Andreas Heyland is Associate Professor in the Department of Integrative Biology at the University of Guelph. Dr Heyland is interested in understanding the physiological and molecular mechanisms underlying marine invertebrate life histories. He obtained his M.Sc. degree in Zoology from the University of Zurich, a PhD in Zoology from the University of Florida in 2004, and between 2004 and 2007 trained as a postdoctoral fellow with Leonid Moroz at the Whitney Laboratory for Marine Biosciences. Dr Heyland has published more than 44 peer-reviewed scientific articles in international journals such as BioEssays, Evolution, Evolution & Development, Nature, and Cell. He co-edited the book: Mechanisms of Life History Evolution with Thomas Flatt. He is regularly invited to speak at Universities and conferences and to review journal articles and grant proposals.


Contributors:
- Jonathan D. Allen - College of William & Mary, USA
- Shawn M. Arellano - Shannon Point Marine Center, Western Washington University, USA
- Maria Byrne - University of Sydney, Australia
- Tyler J. Carrier - University of North Carolina at Charlotte, USA
- Rachel Collin - Smithsonian Tropical Research Institute, Republic of Panama
- Ilaria Corsi - University of Siena, Italy
- Symon A. Dworjanyn - Southern Cross University, Australia
- Matthew C. Ferner - San Francisco Bay National Estuarine Research Reserve and San Francisco State University, USA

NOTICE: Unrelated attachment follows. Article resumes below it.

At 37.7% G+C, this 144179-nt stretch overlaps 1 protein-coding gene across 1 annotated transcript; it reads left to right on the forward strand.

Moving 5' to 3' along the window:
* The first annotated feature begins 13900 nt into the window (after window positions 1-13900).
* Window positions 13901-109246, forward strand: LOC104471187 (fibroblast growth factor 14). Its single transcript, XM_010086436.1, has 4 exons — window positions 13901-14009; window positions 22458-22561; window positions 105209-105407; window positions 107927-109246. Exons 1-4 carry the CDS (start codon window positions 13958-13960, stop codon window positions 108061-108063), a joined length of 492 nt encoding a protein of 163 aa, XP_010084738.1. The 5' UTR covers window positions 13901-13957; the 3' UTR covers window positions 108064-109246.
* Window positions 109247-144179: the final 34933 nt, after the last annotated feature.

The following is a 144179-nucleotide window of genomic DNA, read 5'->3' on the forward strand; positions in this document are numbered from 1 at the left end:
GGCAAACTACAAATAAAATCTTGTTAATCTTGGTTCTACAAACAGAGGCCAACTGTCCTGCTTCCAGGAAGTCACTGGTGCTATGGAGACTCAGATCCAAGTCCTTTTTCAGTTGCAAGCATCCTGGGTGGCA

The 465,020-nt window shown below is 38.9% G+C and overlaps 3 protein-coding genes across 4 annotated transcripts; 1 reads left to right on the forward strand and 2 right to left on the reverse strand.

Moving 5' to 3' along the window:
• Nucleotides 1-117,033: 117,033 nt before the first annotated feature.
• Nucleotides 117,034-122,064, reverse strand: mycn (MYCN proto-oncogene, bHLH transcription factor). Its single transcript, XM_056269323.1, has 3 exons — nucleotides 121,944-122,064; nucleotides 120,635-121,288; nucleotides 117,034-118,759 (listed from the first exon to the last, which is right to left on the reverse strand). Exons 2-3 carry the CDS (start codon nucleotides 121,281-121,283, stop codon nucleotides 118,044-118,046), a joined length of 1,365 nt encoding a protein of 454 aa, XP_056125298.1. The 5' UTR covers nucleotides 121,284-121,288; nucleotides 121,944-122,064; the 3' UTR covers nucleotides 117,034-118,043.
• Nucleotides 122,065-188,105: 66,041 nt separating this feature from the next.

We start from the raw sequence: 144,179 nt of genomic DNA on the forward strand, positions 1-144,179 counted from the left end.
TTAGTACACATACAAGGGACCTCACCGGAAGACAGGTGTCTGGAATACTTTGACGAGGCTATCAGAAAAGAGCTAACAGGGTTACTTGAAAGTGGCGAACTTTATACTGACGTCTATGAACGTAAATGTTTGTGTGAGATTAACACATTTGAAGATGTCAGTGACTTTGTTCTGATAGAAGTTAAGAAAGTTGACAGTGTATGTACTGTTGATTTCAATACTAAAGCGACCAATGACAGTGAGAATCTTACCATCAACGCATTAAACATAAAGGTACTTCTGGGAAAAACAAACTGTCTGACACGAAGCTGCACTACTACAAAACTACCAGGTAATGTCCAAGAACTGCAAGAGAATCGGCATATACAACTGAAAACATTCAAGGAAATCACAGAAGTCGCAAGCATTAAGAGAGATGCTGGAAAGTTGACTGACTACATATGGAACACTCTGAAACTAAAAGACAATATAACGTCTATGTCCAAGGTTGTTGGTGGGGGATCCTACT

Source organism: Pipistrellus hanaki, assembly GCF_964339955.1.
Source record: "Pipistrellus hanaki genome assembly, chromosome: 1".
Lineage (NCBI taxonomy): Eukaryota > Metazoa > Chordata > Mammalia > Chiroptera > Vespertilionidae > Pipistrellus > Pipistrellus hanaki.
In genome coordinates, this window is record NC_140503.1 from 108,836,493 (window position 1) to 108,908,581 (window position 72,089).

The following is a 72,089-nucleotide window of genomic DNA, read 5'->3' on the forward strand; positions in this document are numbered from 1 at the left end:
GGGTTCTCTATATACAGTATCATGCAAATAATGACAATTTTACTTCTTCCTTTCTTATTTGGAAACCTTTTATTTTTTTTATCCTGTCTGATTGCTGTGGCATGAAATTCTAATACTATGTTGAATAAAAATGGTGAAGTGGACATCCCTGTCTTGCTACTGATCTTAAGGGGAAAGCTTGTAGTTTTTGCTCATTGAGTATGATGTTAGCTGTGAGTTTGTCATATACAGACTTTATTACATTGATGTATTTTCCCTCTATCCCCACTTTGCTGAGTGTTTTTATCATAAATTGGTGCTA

- Brian Gaylord - Bodega Marine Laboratory, University of California at Davis, USA
- Jean-François Hamel - Society for the Exploration and Valuing of the Environment, St. Philips NL, Canada
- Michael W. Hart - Simon Fraser University, Canada
- Andreas Heyland - University of Guelph, Canada
- Jason Hodin - Friday Harbor Laboratories, University of Washington, USA
- William Jaeckle - Illinois Wesleyan University, USA
- Alan C. Love - University of Minnesota, USA
- Peter B. Marko - University of Hawai'i at Mãnoa, USA
- Heather Marlow - Pasteur Institute, France
- Luis Fernando Marques-Santos - University of Paraiba, Brazil
- Dustin Marshall - Monash University, Australia
- Justin McAlister - College of the Holy Cross, USA
- Annie Mercier - Memorial University, Canada
- Benjamin G. Miner - Western Washington University, USA
- Amy Moran - University of Hawai'i at Mãnoa, USA
- Claus Nielsen - Natural History Museum of Denmark, University of Copenhagen, Denmark
- Laura Parker - University of Sydney, Australia
- Jan A. Pechenik - Tufts University, USA
- Bruno Pernet - California State University Long Beach, USA
- Jesús Pineda - Woods Hole Oceanographic Institution, USA
- Adam Retizel - University of North Carolina at Charlotte, USA
- Nathalie Reyns - University of San Diego, USA
- Pauline M. Ross - University of Sydney, Australia
- Richard R. Strathmann - Friday Harbor Laboratories, University of Washington, USA
- Elizabeth A. Williams - Max Planck Institute for Developmental Biology, Germany
- Craig M. Young - University of Oregon, USA